See also


  1. ^ The original footage filmed by director Richard Donner before he was fired from the production featured Marlon Brando (playing as Superman's father Jor-El). Brando's scenes were not included in the 1980 theatrical release due to ongoing financial and contractual disputes between Brando and the producers. Lester reshot Brando's scenes with Hollis. Brando's scenes were restored for the re-edited director's cut Superman II: The Richard Donner Cut released in 2006 that featured Donner's original vision for the film. Jeremy Wheeler wrote a comparison of the two versions of the film.[33]


  1. ^ "10 Things you Might Not Know About SUPERMAN: THE MOVIE". Warped Factor. February 4, 2020.
  2. ^ Reeve, Christopher (1998), pp 188–189
  3. ^ Brew, Simon (July 25, 2014). "13 ways directors dealt with tricky actors and situations". Den of Geek.
  4. ^ Leane, Rob (March 3, 2016). "10 Things You Didn't Know About Christopher Reeve's Superman". WhatCulture.
  5. ^ Galloway, Stephen (April 1, 2016). "'Superman,' The Inside Story: Director Richard Donner Remembers Meeting Stallone to Play the Lead, Working With Brando, and a Near-Fatal Knife Attack". The Hollywood Reporter.
  6. ^ Domino, Russ (March 17, 2019). "The Many Faces of Lex Luthor: 2019 Update". KryptonSite.
  7. ^ "スーパーマン4/最強の敵". Star Channel. Retrieved August 16, 2020.
  8. ^ "Superman Italian voice cast". Antoniogenna.net. Retrieved 2019-06-03.
  9. ^ "Superman II Italian voice cast". Antoniogenna.net. Retrieved 2019-06-03.
  10. ^ "Superman IV: The Quest for Peace Italian voice cast". Antoniogenna.net. Retrieved 2019-06-03.
  11. ^ Damore, Meagan (December 16, 2019). "Gene Hackman's Lex Luthor Makes His 'Crisis' Debut in Comic Tie-In". CBR.
  12. ^ Dawn, Randee (May 12, 2014). "Jesse Eisenberg jokes Gene Hackman is 'getting a little annoying' with Lex Luthor calls". Today.
  13. ^ Behbakht, Andy (July 18, 2019). "Lex Luthor: 10 Best Portrayals In TV & Film, Ranked". ScreenRant.
  14. ^ Grierson, Leitch, Tim, Will (April 12, 2018). "DEBATE CLUB: THE TOP 5 LEX LUTHOR ACTORS". SyFy.
  15. ^ Cecchini, Mike (March 24, 2019). "Lex Luthor: The Actors Who Have Played the Greatest Criminal Mind of Our Time". Den of Geek.
  16. ^ McMillan, Graeme (March 25, 2015). "Lex Back In Anger: Remembering Live-Action Luthors in 'Superman' Films". The Hollywood Reporter.
  17. ^ Mitchell, Maurice (March 19, 2019). "RANKING EVERY LIVE-ACTION LEX LUTHOR FROM WORST TO BEST". The Geek Twins.
  18. ^ Sanderson, Peter (2006-07-28). "Comics in Context #139: Superman Returns Twice". QuickStopEntertainment.com. Archived from the original on 2007-10-12. Retrieved 2008-11-01.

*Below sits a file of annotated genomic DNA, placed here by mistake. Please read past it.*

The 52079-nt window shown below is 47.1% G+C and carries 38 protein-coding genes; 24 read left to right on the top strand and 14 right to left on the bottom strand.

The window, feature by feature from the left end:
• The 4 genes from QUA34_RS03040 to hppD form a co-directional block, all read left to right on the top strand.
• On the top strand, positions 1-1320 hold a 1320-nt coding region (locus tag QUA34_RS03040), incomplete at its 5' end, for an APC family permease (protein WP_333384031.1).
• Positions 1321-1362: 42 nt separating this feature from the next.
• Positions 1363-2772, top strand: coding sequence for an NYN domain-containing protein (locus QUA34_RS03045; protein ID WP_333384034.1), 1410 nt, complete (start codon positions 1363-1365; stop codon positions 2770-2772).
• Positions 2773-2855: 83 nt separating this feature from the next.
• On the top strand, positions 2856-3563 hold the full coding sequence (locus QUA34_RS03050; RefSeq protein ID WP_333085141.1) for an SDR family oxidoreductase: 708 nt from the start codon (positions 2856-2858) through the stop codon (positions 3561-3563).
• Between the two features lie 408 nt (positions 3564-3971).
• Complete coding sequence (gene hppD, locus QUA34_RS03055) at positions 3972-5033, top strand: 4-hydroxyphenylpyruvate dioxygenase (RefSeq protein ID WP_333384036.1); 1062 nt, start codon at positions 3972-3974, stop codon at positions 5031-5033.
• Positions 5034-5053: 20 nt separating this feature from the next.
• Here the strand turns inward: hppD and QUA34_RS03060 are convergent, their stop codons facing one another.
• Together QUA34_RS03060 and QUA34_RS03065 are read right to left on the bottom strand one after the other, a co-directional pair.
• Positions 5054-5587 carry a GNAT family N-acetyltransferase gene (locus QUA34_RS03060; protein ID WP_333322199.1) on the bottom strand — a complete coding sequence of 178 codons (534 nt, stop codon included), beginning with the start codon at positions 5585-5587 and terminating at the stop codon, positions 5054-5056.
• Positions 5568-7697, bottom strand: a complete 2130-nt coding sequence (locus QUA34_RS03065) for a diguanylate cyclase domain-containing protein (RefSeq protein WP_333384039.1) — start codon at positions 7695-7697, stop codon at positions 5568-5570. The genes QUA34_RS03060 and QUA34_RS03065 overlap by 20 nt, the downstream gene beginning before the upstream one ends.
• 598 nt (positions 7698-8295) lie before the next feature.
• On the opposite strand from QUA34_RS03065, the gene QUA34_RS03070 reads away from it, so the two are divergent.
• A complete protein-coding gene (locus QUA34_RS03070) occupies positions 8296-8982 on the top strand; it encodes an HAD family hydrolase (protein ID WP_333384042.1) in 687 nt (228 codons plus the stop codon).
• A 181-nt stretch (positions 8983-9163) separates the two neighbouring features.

19. ^ Jensen, Jeff (June 16, 2006). "How Kevin Spacey's Lex Luthor is different from Gene Hackman's". Entertainment Weekly.
  20. ^ Cathy Dunkley (2005-01-06). "WB finds super nemesis". Variety. Retrieved 2008-11-06.
  21. ^ "News: Spacey Talks Superman Returns!". Latino Review. 2006-06-19. Retrieved 2011-02-02.
  22. ^ Eclarinal, Aeron Mer (26 June 2020). "Wonder Woman 1984 Director Denies Donald Trump Being Influence for Villain". thedirect.com. Archived from the original on September 13, 2020. Retrieved June 29, 2020.
  23. ^ "Remember Jon Cryer Was in Superman 4 and Then Eventually Played Lex Luthor?". TV Overmind. 18 February 2020.
  24. ^ Jeffrey, Morgan (March 15, 2019). "Supergirl, Jon Cryer and Hollywood's history of getting Lex Luthor wrong". Digital Spy.
  25. ^ Park, Andrea (November 16, 2018). "Jon Cryer to play Lex Luthor on CW's "Supergirl"". CBS News.
  26. ^ Borg, Stephen A. "An Armenian story: Charles Agemian", (201) magazine, backed up by the Internet Archive as of March 3, 2016. Accessed November 2, 2019. "In the 1978 movie, Superman, Lex Luthor (Gene Hackman) boasts to Superman (Christopher Reeve) that Hackensack is the target of one of two missiles he has fired to reap destruction on planet Earth."
  27. ^ Bellotto, Adam (July 3, 2015). "The Magnificent History of Lex Luthor's Terrible Hair". Film School Rejects.
  28. ^ Berlatsky, Noah (December 4, 2017). "'Superman II' Set a Mold for Every Superhero Movie That Came After It". Observer.
  29. ^ Brougher, Kerry (September 1981). Orange Coast Magazine Sep 1981. p. 91.
  30. ^ Monaco, James (1992). The Movie Guide. p. 920. ISBN 9780399517808.
  31. ^ Denby, David (22 June 1981). New York Magazine Jun 22, 1981. p. 50.
  32. ^ Carr, Kevin (June 13, 2016). "24 Things We Learned from the 'Superman II: The Richard Donner Cut' Commentary". Film School Rejects.
  33. ^ Wheeler, Jeremy. "Superman II: The Richard Donner Cut". MSN Movies. Archived from the original on 2008-08-04.
  34. ^ "The Superman Super Site - Superman II". Retrieved 2008-01-10.
  35. ^ Faraci, Derek (March 25, 2020). "10 Awesome Things You Didn't Know About Superman III". CBR.
  36. ^ Pooley, Jack (Jun 10, 2019). "10 Movie Franchises That Ruined Iconic Characters Twice". WhatCulture.
  37. ^ James Berardinelli. "Superman Returns". ReelViews.net. Retrieved 2008-11-07.